GS: The main concern of a writer, if you mean a writer as artist, is to make art. He must have the luxury of being permitted to do this, just as the physicist is permitted to do physics and the surgeon to operate. An artist makes things. All else that he does, in his role as an artist, is incidental, accidental, or peripheral. If he worries about being an anachronism then he should quit writing and do something else.

  18. You spoke of Edward Dahlberg as "clearing the ground." Attacking what needed to be attacked. In a similar way, have you felt that you've cleared the ground with your own work, and are saying what you want to say?

    GS: I don't have that sort of view of my own work, and I don't know whether I've "cleared the ground" at all. I've done what I've done best I could given the circumstances granted me and although I sometimes wish that I'd been better at what I attempted to do I can't imagine doing anything other than what I've done. Donald Barthelme says in one of his stories that the function of an artist is to fail. He is, of course, right. No artist ever conceptualizes his vision and he knows that this is the fact as he begins the process of conceptualization, since the vision that serves as the impetus of the work is changed, reformed, corrupted, dissolved, and so on in the act of making the work. As the work is made, the vision is transformed, and the final work is that which has been made despite the vision. So all is really a drive against an ideal, and the artist knows this as it occurs--he fails as he works and the failure is apparent to him.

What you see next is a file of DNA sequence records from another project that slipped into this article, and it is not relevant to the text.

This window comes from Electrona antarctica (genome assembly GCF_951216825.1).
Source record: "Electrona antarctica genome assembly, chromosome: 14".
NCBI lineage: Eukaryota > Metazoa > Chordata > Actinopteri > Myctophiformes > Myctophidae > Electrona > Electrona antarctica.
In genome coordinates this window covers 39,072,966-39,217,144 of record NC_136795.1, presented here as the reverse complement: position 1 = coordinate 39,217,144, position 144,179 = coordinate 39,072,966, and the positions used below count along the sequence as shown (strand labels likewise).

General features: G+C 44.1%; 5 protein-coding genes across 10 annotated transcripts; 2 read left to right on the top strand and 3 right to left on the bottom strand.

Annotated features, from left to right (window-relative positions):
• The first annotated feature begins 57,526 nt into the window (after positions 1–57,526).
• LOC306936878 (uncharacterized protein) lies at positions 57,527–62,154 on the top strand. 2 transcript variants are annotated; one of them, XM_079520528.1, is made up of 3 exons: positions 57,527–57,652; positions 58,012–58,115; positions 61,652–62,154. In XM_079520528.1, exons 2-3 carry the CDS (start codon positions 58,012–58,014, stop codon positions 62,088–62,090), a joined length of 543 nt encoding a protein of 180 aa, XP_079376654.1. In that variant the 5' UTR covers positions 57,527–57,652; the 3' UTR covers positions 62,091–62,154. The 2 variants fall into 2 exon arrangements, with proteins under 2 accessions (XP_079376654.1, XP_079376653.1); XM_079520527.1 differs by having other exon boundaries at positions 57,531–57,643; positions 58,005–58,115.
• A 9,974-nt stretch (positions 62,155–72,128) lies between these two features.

19. Are there any writers that you approve of?

    GS: I don't much like to make lists of writers I like or dislike, but at this stage of my life I can say that the writers I like are usually writers who are nothing at all like me. And I usually say, "This writer can really write, I wonder why I don't write this way?" In the back of my mind I know that were I to write this way, I wouldn't really be writing, but exercising my intelligence in a display of self-betrayal.